My father is 65 years old and has been diabetic for the past 16 years and recently was diagnosed with a clot in his leg and hence has been on blood thinners and statins.
Last month he woke up one morning with no vision in his left eye. He can just see a little silhoutte from the corner of his left eye. The eye doctor said he has diabetic retinopathy and has severe blood leakage. It was so much that he couldn't check whether the retina was damaged or not, according to him i should wait for 2 to 3 months hoping that the blood would dry, enabling him to see what actually is the problem
He checked the right (good) eye for damage and said some blood leaking has already begun in the right eye as well and we need to get laser therapy done so that atleast one eye can be saved. The problem is that the cataract in his right eye is very heavy and hence is not letting the doctor perform the laser therapy and he wants to get the cataract taken care of first, as per the doctor in diabetic patients & ofcourse who have diabetic retinopathy it is always advisable to do the laser therapy first & then after a couple of months perform the cataract surgery but since he is unable to see anything due to the thick cataract he says he will have to perform the cataract surgery first.
I had the following questions:
1. Should I listen to the doctor & go ahead with the cataract operation in the right eye,inspite of his warning that under normal circumstances laser therapy should be performed first?
What are the chances of cataract surgery making the situation more worse, can he lose his only remaining right eyesight after the cataract surgery? are there any other ways to handle this particular case with thick cataract & diabetic retionopathy?
2. Are there any chances he would get back vision back in his bad (left) eye?
I would really appreciate any experiences or insights.
This is a very good question and yes cataract surgery first in this situation may indeed be the best of several very difficult options. If the cataract is too thick and cloudy for the retinal specialist to do safe and effective laser treatment - then cataract surgery first would be advisable. I have seen similar cases and I did cataract surgery first then sent patient back for retinal laser treatment second (as soon as possible.)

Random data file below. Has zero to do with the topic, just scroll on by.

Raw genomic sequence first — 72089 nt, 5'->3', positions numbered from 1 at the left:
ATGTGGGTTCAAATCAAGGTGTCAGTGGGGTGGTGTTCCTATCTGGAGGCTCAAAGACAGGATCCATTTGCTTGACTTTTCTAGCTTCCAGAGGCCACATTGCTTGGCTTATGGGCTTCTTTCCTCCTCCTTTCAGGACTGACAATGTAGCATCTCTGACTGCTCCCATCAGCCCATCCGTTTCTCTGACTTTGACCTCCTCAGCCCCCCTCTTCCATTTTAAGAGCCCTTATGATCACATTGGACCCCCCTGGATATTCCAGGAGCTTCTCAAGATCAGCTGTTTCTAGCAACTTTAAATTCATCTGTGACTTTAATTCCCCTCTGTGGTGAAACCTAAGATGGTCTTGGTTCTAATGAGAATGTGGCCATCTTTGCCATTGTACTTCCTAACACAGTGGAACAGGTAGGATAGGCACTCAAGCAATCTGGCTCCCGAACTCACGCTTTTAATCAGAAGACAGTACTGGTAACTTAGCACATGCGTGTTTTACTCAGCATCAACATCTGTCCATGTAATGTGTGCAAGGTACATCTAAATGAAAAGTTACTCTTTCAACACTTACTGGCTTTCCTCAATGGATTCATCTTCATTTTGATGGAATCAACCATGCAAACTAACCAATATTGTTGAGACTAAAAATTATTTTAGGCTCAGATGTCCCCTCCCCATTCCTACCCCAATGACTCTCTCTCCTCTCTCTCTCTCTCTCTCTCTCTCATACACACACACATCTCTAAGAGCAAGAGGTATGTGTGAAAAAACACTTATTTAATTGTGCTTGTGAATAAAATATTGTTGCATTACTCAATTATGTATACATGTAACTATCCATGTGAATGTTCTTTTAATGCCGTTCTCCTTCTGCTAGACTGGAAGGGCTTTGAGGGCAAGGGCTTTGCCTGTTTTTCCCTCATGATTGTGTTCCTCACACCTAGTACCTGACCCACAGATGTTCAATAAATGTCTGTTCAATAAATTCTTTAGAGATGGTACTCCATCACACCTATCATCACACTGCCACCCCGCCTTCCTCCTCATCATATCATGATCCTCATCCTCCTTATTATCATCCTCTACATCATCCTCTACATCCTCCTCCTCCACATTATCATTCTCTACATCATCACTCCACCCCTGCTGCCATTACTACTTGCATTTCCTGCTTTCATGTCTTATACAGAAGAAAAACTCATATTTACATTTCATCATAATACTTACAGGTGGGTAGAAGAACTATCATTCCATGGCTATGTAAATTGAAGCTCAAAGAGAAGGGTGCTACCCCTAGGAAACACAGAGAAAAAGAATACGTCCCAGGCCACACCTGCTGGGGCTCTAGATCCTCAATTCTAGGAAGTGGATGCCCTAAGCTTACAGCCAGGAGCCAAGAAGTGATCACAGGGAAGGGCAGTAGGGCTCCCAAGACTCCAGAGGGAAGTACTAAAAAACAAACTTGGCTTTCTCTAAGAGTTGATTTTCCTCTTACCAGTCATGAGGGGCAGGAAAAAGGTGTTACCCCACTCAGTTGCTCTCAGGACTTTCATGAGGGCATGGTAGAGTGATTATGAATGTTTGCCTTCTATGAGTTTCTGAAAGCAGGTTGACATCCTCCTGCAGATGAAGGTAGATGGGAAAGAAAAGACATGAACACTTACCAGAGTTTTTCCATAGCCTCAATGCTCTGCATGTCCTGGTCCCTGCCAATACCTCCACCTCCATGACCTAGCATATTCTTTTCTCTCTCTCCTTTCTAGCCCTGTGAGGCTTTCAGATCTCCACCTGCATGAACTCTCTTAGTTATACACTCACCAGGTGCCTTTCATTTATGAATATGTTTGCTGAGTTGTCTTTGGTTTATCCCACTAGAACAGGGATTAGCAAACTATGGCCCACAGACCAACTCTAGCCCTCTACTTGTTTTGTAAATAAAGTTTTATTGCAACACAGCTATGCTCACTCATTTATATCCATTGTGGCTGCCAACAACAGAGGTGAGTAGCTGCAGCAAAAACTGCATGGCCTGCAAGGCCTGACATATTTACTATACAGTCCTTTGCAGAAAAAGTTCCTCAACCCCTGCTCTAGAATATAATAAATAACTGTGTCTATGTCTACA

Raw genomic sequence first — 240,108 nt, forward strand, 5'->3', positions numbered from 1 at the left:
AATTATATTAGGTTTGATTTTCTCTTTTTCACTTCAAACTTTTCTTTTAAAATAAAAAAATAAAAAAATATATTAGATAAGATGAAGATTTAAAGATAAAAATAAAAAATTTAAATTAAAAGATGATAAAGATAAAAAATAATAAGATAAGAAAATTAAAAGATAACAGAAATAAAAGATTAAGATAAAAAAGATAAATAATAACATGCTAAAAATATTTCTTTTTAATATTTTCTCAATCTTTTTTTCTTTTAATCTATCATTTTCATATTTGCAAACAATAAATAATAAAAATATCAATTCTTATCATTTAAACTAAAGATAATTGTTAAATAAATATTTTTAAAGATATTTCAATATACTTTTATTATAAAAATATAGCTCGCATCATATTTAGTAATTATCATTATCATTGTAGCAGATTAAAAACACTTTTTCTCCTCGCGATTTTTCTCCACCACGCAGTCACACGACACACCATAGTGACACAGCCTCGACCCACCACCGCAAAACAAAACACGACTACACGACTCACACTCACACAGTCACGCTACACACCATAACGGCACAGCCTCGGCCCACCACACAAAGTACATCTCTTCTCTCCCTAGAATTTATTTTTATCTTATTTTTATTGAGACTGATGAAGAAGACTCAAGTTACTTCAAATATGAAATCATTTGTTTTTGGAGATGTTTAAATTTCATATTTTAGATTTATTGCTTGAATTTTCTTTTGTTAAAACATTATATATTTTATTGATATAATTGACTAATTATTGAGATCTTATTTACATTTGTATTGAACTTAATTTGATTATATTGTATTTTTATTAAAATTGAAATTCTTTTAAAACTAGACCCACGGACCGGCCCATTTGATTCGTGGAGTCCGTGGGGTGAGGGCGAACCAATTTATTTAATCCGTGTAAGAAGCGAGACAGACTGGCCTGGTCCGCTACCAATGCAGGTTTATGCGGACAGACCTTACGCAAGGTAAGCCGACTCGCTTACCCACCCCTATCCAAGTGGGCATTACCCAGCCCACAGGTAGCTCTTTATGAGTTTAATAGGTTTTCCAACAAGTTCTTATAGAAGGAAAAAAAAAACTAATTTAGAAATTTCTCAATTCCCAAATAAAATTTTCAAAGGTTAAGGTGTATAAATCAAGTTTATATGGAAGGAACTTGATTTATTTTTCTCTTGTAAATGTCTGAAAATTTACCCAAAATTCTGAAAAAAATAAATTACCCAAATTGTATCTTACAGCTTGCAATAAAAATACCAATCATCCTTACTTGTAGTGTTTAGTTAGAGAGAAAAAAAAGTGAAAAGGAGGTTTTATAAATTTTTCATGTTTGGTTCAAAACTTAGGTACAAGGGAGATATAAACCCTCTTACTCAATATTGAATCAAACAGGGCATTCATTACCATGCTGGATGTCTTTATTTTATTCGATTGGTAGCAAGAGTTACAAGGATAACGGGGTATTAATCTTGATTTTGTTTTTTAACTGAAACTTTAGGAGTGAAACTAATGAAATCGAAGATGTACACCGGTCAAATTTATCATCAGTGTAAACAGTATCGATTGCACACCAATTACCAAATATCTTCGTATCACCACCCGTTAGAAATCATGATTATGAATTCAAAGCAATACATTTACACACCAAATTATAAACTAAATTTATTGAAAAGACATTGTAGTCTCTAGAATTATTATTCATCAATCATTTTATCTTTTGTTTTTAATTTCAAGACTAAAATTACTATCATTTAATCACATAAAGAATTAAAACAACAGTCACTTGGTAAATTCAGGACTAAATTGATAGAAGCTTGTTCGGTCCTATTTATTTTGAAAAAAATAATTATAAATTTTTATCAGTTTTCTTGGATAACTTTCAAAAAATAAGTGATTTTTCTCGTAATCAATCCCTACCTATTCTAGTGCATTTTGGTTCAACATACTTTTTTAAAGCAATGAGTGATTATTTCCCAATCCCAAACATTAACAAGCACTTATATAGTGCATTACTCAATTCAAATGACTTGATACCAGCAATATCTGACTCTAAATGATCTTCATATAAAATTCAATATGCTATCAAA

Remember, an extremely cloudy cataract will defocus and degrade the laser beam and also the doctor also will not be able to see the areas to be lasered and that's just not a good situation.
There is no other way to take care of all of his problems unless you could go back in time and have cataract and retinal treatments several years ago before they got to such a very severe stage.
This is obviously a complex case and you should have two surgeons to talk with: the cataract surgeon and retinal surgeon. If they both agree then those should be two solid opinions. If you still have doubts - then get a third opinion from another retinal specialist.
Regarding the left eye - I cannot say what the prognosis is. Don't know enough details. When blood clears you will have a better idea. He could need a vitrectomy possibly and cataract and laser treatment as well. ANother very, very complex and difficult case.
Thanks for your prompt reply.
I have a few more questions
1) Since you have come across several such
Cases & have performed cataract surgery for such
Patients, what is the success rate of the cataract
Surgery? Does the vision get better, worsens or
Stays the same
2) since this is the only eye with which he can see
does he stand chance of losing his right eyesight following
the cataract surgery.
3) what are the preoperative test that he should do
& what should be his diabetes test reading, which can
be considered safe for cataract surgery.
4) Can I wait for 2 to 3 months hoping the left eye
Blood leakage would stop & what are the chances
Under such circumstances for the same blood leakage
To start in the right good eye as well incase if I decide
To postpone his cataract surgery for the right eye.
1. If surgeon is excellent and does perfect job - the vision can sometimes still be permanantly poor due to macular edema. Overall prognosis in these cases is not really good. Perhaps 20/80 to 20/200 might be a generall guess for a good outcome. But just very general guess here.
2. It sounds like could lose vision if no cataract surgery done and could have problems with vision also if cataract surgery done. I don't know all the specifics. It comes down to which is less likely to worsen vision - surgery or no treatment. You almost have to be like an insurance actuary and determine all the odds. Actually knowing precisely what will happen is impossible - at some point you have to go with option A or B determined by your best estimate of the odds. Sometimes in rare, very, very difficult situations where I just see little hope either way - I just declilne to do surgery.
3. Good preoperative tests will be difficult because view of retina is terrible. But overall would make sure no glaucoma, check corneal thickness, corneal cell count, try macular OCT scan, IOL MASTER or Immersion A-scan to determine proper implant power, make sure glucose and blood pressure are under maximum control.
4. You can wait as you want - the patient is in charge - just make sure you discuss all the ramifications (which could be bad) with your doctors. Things could worse while waiting - or situation may become clarified and decision making could be easier. It's hard to say
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